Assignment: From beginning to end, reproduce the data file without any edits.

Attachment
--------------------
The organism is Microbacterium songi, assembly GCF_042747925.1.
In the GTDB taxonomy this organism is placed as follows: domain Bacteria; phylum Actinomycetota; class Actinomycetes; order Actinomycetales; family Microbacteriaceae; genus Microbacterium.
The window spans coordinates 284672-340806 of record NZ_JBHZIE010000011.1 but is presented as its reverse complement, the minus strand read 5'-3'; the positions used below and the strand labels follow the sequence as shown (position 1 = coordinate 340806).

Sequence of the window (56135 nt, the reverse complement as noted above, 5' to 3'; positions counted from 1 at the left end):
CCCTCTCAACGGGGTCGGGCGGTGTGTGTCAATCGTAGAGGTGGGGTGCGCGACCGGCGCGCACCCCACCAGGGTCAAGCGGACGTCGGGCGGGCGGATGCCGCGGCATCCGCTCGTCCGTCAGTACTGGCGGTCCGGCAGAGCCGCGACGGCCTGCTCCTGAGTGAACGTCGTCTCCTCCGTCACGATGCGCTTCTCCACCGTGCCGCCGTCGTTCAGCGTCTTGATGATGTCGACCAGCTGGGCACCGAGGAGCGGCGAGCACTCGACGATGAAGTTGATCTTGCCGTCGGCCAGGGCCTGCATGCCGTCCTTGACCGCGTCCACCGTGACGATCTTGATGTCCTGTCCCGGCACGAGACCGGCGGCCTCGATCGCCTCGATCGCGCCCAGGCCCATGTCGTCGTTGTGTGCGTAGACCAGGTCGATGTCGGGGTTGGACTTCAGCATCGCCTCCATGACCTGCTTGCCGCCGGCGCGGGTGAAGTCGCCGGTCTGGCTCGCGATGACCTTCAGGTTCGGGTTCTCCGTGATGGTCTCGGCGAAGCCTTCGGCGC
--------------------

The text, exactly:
The organism is Microbacterium songi, assembly GCF_042747925.1.
In the GTDB taxonomy this organism is placed as follows: domain Bacteria; phylum Actinomycetota; class Actinomycetes; order Actinomycetales; family Microbacteriaceae; genus Microbacterium.
The window spans coordinates 284672-340806 of record NZ_JBHZIE010000011.1 but is presented as its reverse complement, the minus strand read 5'-3'; the positions used below and the strand labels follow the sequence as shown (position 1 = coordinate 340806).

Sequence of the window (56135 nt, the reverse complement as noted above, 5' to 3'; positions counted from 1 at the left end):
CCCTCTCAACGGGGTCGGGCGGTGTGTGTCAATCGTAGAGGTGGGGTGCGCGACCGGCGCGCACCCCACCAGGGTCAAGCGGACGTCGGGCGGGCGGATGCCGCGGCATCCGCTCGTCCGTCAGTACTGGCGGTCCGGCAGAGCCGCGACGGCCTGCTCCTGAGTGAACGTCGTCTCCTCCGTCACGATGCGCTTCTCCACCGTGCCGCCGTCGTTCAGCGTCTTGATGATGTCGACCAGCTGGGCACCGAGGAGCGGCGAGCACTCGACGATGAAGTTGATCTTGCCGTCGGCCAGGGCCTGCATGCCGTCCTTGACCGCGTCCACCGTGACGATCTTGATGTCCTGTCCCGGCACGAGACCGGCGGCCTCGATCGCCTCGATCGCGCCCAGGCCCATGTCGTCGTTGTGTGCGTAGACCAGGTCGATGTCGGGGTTGGACTTCAGCATCGCCTCCATGACCTGCTTGCCGCCGGCGCGGGTGAAGTCGCCGGTCTGGCTCGCGATGACCTTCAGGTTCGGGTTCTCCGTGATGGTCTCGGCGAAGCCTTCGGCGC